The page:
Historically, Australia’s PIR policies have also waxed and waned, though its recent behavior is more encouraging. Canberra had become accustomed to perceiving the Pacific as a source of primarily nontraditional security threats, and distant campaigns in the Middle East have driven capability development and operational spending since 2001. Fortunately, China’s growing Pacific profile has shifted Australia’s strategic attention and resources back to the region. Aid and infrastructure have formed the most visible components of the government’s “Pacific Step-Up” policy to date, but Canberra has also upscaled regional security engagement. Among other initiatives, the annual Indo-Pacific Endeavor naval exercise was conducted through the Pacific in 2018, while Australia is sponsoring programs to improve states’ maritime domain awareness and surveillance capabilities, and standing up a Pacific Support Force to lead regional military training.

There is evidently some distance between current Australian and American perceptions of the PIR’s strategic importance, and it could not come at a more significant time. Though perhaps driven more by “strategic opportunism” than grand strategy, China’s growing regional influence could have serious implications for the alliance should Chinese-funded infrastructure projects facilitate a regular military presence. Such a development would allow China to surveil alliance peacetime activities, exert control over vital waterways, or threaten local forces in the event of major conflict in Asia. Weak regional governance and the generally small scale of infrastructure required create a favorable cost-benefit dynamic for China should it eventually seek strategic access. However, some alliance practitioners allege that military expansionism is Beijing’s long-term goal. The head of U.S. Indo-Pacific Command, Admiral Phillip Davidson, recently described the Belt and Road Initiative as “a stalking horse to advance Chinese security concerns,” including for military bases in the PIR.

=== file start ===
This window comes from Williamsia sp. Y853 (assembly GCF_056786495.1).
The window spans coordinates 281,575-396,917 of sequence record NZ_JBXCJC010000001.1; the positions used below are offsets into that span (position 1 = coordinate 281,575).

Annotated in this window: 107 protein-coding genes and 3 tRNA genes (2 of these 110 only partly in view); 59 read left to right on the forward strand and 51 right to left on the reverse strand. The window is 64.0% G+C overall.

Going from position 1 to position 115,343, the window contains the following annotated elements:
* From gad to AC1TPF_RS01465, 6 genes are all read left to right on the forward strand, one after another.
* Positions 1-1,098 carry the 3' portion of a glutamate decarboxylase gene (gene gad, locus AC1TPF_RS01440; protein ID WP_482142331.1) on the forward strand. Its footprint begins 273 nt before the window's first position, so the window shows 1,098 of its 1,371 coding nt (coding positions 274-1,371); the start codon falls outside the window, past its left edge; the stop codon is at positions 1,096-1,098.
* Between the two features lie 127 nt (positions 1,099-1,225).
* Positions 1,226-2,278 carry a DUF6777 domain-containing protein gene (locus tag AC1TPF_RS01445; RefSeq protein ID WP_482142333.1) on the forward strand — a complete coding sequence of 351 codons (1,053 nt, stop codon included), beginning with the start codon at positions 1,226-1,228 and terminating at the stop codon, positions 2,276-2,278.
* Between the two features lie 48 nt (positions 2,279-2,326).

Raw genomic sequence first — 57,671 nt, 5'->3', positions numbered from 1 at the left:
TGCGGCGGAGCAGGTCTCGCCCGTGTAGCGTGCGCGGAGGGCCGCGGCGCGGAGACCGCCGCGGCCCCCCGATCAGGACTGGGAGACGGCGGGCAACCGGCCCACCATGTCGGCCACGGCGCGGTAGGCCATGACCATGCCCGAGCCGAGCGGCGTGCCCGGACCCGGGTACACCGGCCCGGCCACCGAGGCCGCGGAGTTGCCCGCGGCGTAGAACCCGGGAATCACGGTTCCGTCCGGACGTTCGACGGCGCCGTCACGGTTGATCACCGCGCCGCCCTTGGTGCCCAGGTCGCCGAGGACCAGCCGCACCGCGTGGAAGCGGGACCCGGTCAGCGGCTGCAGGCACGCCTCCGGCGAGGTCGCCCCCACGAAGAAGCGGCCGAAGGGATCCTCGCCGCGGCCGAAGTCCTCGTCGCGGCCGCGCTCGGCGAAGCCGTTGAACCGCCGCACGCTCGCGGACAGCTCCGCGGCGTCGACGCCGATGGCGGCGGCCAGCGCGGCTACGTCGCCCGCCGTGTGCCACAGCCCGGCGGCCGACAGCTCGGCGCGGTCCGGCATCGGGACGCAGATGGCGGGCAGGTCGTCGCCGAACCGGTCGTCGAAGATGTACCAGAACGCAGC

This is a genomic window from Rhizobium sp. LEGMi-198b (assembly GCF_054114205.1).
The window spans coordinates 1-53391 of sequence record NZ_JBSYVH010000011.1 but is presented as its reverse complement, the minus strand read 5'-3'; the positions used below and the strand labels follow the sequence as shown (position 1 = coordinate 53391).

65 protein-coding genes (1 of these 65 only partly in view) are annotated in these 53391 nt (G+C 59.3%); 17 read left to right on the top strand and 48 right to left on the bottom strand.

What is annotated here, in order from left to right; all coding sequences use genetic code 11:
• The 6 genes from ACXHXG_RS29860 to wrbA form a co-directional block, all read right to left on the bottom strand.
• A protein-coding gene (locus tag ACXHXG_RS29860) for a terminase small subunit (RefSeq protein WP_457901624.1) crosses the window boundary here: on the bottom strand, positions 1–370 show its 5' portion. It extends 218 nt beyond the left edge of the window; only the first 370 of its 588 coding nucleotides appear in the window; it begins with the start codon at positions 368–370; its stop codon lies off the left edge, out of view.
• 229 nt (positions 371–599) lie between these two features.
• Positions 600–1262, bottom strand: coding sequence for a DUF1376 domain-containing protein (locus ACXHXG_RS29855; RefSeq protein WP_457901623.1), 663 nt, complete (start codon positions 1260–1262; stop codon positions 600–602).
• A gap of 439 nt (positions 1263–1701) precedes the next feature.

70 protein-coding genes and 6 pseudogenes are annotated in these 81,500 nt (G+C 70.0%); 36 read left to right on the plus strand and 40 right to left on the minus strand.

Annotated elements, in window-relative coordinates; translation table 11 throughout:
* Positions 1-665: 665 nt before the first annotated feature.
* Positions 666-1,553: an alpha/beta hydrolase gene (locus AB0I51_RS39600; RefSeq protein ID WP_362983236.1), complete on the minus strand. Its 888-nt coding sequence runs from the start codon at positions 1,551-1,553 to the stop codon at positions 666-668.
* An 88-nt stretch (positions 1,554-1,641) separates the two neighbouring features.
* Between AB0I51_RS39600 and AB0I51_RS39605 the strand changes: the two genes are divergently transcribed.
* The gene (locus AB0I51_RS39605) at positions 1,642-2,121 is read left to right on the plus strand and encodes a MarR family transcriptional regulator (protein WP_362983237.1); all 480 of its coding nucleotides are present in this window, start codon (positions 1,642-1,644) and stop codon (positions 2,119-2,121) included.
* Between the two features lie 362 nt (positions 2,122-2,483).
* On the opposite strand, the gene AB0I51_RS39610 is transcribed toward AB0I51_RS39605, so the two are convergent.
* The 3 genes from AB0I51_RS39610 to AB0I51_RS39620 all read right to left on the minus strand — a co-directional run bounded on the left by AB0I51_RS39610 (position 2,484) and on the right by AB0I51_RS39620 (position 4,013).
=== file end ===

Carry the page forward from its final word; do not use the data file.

Recent incidents have fueled such anxieties. In April 2018, reports alleged that Beijing and Port Vila had discussed formalizing military access to Vanuatu’s commercial ports (both countries denied this). In November 2018, Canberra became concerned that Beijing was seeking to co-develop four major ports in Papua New Guinea, including at Lombrum Naval Base on Manus Island, concerns which likely spurred the alliance’s partnering with PNG to redevelop Lombrum themselves. And in October 2019, provincial authorities on Tulagi in the Solomon Islands signed an agreement to lease the entire island to a Chinese state-owned company, an agreement that the Solomons’ central government eventually voided. Aside from Tulagi being the former site of a deep-water naval base in World War II, analysts also speculated that planned airfields nearby could accommodate Chinese fighter aircraft.